If you've gotten here, then you're interested in how this thing works. Hang on to your EE degree and sit back.
First, I'll start with the disclamer that this device produces high voltages that can shock you. Also, this device can't be legally hooked up to the PSTN as there is all sorts of red tape you need to go through to get the device registered for that.
A handy thing to have is a printed copy of the schematic ( here in PDF format )
The basic functional blocks of the English ringing converter are pretty simple. It has a ringing detector, a loop detector, a ringing generator, a power supply, and a microprocessor for control.
Theory of operation:
American ringing is a 2 second on, 4 second off ringing voltage at 20Hz. English ringing is 400ms on, 200ms off, 400ms on, and 2 seconds off ( a double ring ). It is also at 25Hz and and a slightly lower voltage ( 80VAC vs 108VAC ).
When the converter detects ringing on the line, it disconnects Rosemary's phone from the line and switches the telephone over to the internal ringing supply. It then generates 25Hz ringing voltage by driving 24 volts into a split bobbin transformer backwards to generate the high voltage ringing. When Rosemary answers her phone, the converter detects the loop current and disconnects the phone from the ringing supply and connects it back up to the network. In the case of Rosemary initiating a call, no action is required on the part of the converter, as the phone is normally connected up to the network by default.
The first thing you need to do is detect inbound ringing from the network. In the US, this is 108VAC at 20Hz with a cadence of 2 seconds on and 4 seconds off. This is done with a .47uF 250V capacitor, a 2200 ohm resistor, and an optocoupler. The extra zener diodes prevent false tripping of the ringing detector for anything less than about 35VAC. This circuit also provides a REN of 1.0.
The next thing you need to detect is an off-hook condition on the phone. This is done with a loop current detector that consists of an 82 ohm resistor and optocoupler. The resistor and optocoupler have about a 1.5V forward drop when loop current is flowing, but have no AC impedance. This is important because telephone lines have lots of common mode noise on them ( mostly 60Hz and AM radio components ). Since it presents almost no AC load, the detector doesn't unbalance the line and cause hum in the phone.
The biggest problem I had was how to control the whole thing. The control block sat for a year or so as an empty block on the schematic. The two choices were to either do a small FPGA or use a programmable microcontroller. The logic was very simple, but in the end I decided to go with an Atmel 89C2051 microcontroller. I've done a lot of work with the 8051 architecture in the past, and it was fairly simple to write the code for this. I was quite surprised that the code turned out to be almost 1K in size for such a simple function.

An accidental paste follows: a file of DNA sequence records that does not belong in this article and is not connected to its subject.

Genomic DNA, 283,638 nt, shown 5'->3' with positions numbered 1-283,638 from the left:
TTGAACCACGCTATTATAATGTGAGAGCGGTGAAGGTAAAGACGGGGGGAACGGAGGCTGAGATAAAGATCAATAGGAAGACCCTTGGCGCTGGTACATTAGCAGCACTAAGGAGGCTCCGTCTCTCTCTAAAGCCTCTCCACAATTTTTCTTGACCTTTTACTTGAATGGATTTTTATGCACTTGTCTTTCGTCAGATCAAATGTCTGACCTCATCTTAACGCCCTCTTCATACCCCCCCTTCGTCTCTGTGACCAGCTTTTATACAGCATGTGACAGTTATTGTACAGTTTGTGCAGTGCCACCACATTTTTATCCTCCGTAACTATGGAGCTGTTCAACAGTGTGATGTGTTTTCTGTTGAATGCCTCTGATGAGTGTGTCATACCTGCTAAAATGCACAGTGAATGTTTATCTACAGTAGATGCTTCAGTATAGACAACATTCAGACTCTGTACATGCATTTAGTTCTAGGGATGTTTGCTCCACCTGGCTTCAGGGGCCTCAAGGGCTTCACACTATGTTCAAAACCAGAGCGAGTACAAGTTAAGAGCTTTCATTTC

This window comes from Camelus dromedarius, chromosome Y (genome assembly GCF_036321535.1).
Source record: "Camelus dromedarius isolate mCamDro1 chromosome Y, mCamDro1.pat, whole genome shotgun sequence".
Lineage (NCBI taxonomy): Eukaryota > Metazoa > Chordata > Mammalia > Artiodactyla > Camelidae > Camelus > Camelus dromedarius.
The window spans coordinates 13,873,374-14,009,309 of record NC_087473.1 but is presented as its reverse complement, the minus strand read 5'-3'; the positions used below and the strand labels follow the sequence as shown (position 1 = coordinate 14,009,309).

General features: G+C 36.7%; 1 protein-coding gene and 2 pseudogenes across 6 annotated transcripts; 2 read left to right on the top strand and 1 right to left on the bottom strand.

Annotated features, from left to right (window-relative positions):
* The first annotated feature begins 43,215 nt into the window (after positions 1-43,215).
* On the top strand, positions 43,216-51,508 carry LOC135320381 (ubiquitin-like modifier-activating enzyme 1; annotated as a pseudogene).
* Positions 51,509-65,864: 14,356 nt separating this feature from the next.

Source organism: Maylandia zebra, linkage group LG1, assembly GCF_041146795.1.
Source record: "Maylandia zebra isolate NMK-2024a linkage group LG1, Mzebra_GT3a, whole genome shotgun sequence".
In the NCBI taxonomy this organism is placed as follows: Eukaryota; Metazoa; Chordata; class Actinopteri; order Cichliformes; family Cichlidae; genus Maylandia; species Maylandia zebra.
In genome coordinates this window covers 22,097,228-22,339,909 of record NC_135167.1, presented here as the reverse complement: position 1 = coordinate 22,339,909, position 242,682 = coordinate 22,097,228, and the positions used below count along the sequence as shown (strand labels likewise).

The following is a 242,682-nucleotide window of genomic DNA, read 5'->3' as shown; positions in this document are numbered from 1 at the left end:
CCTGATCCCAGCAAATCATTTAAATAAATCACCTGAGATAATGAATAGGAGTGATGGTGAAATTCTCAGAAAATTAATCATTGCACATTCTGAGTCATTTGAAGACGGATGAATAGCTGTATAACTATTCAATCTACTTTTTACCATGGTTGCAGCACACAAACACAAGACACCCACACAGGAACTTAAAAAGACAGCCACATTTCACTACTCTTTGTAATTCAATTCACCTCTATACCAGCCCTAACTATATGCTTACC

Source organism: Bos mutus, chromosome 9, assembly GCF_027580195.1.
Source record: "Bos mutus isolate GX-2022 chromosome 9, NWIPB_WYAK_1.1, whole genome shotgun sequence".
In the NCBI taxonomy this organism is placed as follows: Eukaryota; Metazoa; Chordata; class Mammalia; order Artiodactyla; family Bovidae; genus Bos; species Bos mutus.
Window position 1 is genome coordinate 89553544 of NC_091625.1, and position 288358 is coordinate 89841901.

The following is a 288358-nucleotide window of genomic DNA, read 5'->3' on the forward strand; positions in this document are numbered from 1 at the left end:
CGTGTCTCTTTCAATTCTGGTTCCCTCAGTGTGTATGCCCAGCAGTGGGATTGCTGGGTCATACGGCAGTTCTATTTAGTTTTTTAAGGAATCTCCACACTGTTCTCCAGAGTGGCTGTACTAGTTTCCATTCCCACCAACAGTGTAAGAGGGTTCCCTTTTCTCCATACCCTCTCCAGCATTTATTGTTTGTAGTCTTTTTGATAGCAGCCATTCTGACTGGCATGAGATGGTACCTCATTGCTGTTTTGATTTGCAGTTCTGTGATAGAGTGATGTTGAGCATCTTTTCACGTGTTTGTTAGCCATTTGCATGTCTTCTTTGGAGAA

The two input signals are fed into the microprocessor. The microprocessor controls both a ringing relay and the drivers for driving the ringing generator. I picked an Atmel 89C2051 for the job because I'm comfortable with the 8031 architecture, and the 24-pin device was perfect for what I needed. Using the power down mode when not busy, the processor typically draws less than 1mA during operation. I also run the processor at a slightly slower 6.144 MHz speed that gives 2.048uS per processor cycle. I included a LED wired to one of the processor I/O ports for debugging purposes. It turned out to be real useful. I wrote the code to pulse out what state it was in in the finite state machine. I then hooked up a scope to the LED and could monitor what states the code went to for different inputs. It only took three revisions of the code to get the bugs out.
When we want to ring Rosemary's phone in the English way, we disconnect the phone from the network with the relay and connect it to our ringing supply. The relay is wired so that in the default unpowered state, the phone is connected to the network. Our ringing supply is just a split bobbin transformer wired backward and fed from the middle on the primary side with 24 volt battery. This allows us to use the loop detector to detect when the phone has been lifted, even when we are in the middle of a ringing cycle. On the primary side of the transformer, we drive the primary coils in opposite phases with the 24 volt battery through either strong or light drivers. This allows us to generate a "stepped" sine wave that approximates the 25Hz 80VAC ringing of the English network. I also included a pair of TIP125 darlington drivers as I was planning to use an EWC transformer with a lower DC resistance, but unfortunately, they were acquired, and their excellent transformers are no longer availabe. I was also planning to do a software PWM driver output to the secondary side, but the software got a bit hairy.